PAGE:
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The karyotype is performed on a cell whose cycle has been stopped in metaphase or pro metaphase, using colchicine or by other means. In the textbooks I read that during the S phase each of the 46 chromosomes is duplicated, giving, again, 46 chromosomes, but, and here I am deducing, 92 chromatids. When we perform the karyotype, we only see 23 pairs of chromosomes (46, that is), and, it looks like to me, the same number of chromatids (46 as well). What am I missing? Why can't we see 92 chromatids in the karyotype?
Thanks a lot for your attention.
As you noted, karyotypes are prepared from cells halted in metaphase or prometaphase. In either of these phases, the chromosomes will have two chromatids bound together at the centromere with the chromatid arms lying parallel to each other.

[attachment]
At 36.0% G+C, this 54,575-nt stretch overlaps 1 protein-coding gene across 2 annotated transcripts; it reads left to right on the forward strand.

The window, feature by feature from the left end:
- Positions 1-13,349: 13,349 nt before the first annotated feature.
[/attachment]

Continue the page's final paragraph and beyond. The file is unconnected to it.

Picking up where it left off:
The difficulty in seeing the chromatids in most karyotypes is due to the way they are prepared. Most karyotypes are prepared using Giemsa staining which causes contrasting bands to appear on the arms. These bands have patterns characteristic for each chromosome type and thus allow the chromosome images to be identified and sorted into pairs. Between the stain, lighting and exposure used to show the banding, the images don't show the separate forms of the chromatids well.
With alternative staining and lighting, the chromatids can stand out (all images from commons.wikimedia.org):
Still, in typical karotype photographs of sufficient resolution you can at times make out the separate forms of chromotid arms, or perhaps the "pinched waist" shape where the centromere draws the chromotid arms together:
So, yes, a normal human karyotype has 92 chromatids present; they just tend not to be apparent due to the preparation done to show banding.
Chromosomes and chromatides are referring to the same physical objects, although a chromatid is mostly referring to the DNA strand, and chromosome to the "colored object" (chromo=color, some=body) that people first saw under a microscope. So, yeah, don't get confused by that, it is just that biologists like to coin terms for specific contexts.
You can see a detailed explanation here.